Rahsaan Roland Ronnie Kirk was born August 7, 1936 in an area of Columbus called Flytown and grew to be a world renowned musician, specializing in reed instruments. Sightless from birth, he played tenor saxophone, flute, stritch, manzello, nose flute and he thought about music constantly, banging, plucking and blowing on anything that would make a sound from age five.
He is the subject of a book entitled Bright Moments, by John Kruth and I have read the book twice, enjoying a new picture of the book upon each reading. Ronnie was his first name, but in a dream he envisioned himself being called Rahsaan. His playmates were musicians; Hank Marr, Gene Walker and Bruce Woode. Here is an excerpt from the book;
“One of the first people to open me to music when I was about three or four years old was a gentleman in my family named Elijah Broderick. He played a beautiful piano, very original to me at the time. It still sounds original in my ear today. I associate it with the stride way of piano playing. His left hand was very dominant. He didn’t listen to Fats Waller or anyone. It was what you would call a natural gig. He played his stuff on the black keys. Now, that’s not to say he was hung up on “blacknuss.” It was just something that happened.
One Saturday morning when I was about five or six years old, we came back from this rummage sale and my mother gave me this paper bag. I could feel this object in it. I took it out and it was an old, beat up bugle. She said she paid fifty cent for it.
The next Sunday, after I got the bugle, my uncle came down and started playing the piano and I went and got the bugle. I don’t remember what we were playing but whatever it was, it really left an impression on me.”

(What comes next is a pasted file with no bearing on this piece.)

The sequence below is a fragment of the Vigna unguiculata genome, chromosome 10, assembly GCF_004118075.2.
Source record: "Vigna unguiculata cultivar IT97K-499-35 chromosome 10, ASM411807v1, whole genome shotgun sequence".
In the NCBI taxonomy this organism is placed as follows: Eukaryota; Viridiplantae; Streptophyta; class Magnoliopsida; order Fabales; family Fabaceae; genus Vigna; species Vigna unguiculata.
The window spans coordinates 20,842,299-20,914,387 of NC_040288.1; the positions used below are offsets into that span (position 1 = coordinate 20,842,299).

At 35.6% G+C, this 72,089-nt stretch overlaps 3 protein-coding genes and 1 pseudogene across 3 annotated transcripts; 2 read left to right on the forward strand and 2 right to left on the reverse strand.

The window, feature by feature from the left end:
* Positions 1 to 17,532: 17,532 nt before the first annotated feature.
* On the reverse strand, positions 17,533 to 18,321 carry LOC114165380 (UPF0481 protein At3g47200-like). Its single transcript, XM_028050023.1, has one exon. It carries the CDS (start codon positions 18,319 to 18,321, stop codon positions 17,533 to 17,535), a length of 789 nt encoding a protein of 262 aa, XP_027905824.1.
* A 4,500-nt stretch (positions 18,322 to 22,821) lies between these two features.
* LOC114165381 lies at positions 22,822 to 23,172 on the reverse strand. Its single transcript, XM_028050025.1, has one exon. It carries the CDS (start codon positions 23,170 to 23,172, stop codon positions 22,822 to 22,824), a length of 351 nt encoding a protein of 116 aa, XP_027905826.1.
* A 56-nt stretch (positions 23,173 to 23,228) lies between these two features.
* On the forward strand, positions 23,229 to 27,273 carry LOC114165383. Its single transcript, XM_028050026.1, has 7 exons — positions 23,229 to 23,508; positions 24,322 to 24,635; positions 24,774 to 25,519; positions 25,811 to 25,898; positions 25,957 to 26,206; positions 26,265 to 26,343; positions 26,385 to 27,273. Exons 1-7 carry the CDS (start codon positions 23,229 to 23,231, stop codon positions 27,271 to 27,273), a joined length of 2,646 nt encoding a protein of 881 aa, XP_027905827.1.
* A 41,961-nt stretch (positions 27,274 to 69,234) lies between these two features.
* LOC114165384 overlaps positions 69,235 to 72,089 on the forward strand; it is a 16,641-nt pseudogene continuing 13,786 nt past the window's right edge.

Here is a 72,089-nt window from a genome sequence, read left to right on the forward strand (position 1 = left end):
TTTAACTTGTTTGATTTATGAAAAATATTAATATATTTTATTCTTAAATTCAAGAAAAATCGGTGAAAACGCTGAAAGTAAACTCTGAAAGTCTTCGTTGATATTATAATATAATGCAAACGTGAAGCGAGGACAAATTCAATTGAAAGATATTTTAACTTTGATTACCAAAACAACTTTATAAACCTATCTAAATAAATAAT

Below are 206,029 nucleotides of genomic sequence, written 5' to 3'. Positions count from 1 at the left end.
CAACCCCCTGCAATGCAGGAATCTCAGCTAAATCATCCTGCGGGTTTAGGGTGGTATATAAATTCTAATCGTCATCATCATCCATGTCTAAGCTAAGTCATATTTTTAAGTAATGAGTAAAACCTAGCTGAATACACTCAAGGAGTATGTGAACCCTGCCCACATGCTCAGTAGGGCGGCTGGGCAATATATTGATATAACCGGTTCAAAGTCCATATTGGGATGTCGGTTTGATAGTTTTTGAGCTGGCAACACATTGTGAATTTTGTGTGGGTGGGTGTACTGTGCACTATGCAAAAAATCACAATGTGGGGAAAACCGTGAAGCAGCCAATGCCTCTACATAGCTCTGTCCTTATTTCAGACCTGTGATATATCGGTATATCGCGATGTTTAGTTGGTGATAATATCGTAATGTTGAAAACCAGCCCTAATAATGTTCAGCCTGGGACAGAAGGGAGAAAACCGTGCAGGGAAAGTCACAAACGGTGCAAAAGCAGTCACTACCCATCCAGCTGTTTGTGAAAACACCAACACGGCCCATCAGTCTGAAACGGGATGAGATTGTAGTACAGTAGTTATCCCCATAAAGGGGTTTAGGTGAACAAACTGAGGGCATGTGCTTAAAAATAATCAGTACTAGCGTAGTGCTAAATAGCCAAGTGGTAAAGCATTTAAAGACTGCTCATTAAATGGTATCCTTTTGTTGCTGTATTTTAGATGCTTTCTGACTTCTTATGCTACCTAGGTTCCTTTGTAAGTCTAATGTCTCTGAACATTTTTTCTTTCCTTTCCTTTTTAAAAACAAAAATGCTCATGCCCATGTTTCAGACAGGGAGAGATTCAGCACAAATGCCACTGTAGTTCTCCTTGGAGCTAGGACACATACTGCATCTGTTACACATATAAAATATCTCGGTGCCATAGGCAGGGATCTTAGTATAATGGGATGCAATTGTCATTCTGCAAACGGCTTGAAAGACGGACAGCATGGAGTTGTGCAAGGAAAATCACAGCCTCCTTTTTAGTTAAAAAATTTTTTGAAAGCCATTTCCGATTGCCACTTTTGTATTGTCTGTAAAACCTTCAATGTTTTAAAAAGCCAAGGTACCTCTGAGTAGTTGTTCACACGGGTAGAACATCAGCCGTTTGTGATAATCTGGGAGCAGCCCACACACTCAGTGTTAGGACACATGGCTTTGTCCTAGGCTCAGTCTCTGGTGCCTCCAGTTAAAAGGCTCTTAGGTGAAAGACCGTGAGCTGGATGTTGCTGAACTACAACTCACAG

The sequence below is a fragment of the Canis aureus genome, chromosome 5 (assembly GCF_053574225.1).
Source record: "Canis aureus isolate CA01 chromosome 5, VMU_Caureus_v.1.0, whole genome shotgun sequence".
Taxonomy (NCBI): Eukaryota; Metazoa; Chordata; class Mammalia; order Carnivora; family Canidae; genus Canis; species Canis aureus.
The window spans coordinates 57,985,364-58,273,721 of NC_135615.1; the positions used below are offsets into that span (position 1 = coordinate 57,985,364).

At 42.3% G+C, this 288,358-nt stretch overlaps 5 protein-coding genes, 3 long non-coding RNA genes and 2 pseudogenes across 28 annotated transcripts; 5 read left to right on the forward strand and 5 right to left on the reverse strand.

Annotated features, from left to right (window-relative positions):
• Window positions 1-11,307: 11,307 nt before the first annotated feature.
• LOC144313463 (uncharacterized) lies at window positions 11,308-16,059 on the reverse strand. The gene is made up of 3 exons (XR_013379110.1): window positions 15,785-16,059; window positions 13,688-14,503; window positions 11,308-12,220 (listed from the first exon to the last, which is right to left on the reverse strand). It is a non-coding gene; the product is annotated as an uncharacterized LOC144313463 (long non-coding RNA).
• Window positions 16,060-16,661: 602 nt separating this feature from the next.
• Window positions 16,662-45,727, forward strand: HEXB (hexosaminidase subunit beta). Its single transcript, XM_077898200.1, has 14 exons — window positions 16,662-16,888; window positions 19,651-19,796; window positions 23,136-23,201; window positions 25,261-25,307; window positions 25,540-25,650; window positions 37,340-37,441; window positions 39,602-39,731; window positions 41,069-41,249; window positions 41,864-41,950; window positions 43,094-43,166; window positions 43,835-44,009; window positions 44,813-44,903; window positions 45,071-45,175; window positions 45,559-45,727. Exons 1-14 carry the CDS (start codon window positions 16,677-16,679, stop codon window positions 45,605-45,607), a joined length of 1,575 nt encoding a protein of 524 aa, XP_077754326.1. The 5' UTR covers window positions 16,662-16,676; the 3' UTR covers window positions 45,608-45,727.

Rahsaan became a multi-instrumentalist, acquiring the ability to play the tenor saxophone, stritch and manzello but to play them at the same time. He began playing two horns at aged seventeen in the Boyd Moore Band and advanced his playing with Bruce Woode and the Chips. Although he was thought as a novelty, he was to develop his technique, “ I hope when the era comes that people are playing two and three horns, they point back to me,” says Rahsaan.
I have a film of the 1972 Montreux Jazz Festival, when Rahsaan is at his peak with his reed playing. Or should I say reed playing and cacophony. In an hour Rahsaan raised to his lips and blew tenor sax, stritch, a siren-like whistle, clarinet, flute, nose flute, pitch pipe, manzello and a shell. Close by he employed a foot cymbal and a gong. Chaos ruled the stage.
I saw Rahsaan on three ocassions and I regret not seeing him a fourth, when he appeared in Columbus for two weeks at a nightclub, the Apple Tree. I first saw a speaking engagement at the Ohio State University Student Union, a performance at the Ohio Valley Jazz Festival and after he had a stroke, I saw him at Gilly’s Nightclub in Dayton.
Rahsaan was likely the greatest musician who played three instruments. And he lived a lifetime in forty-one years, dying on December 4, 1977.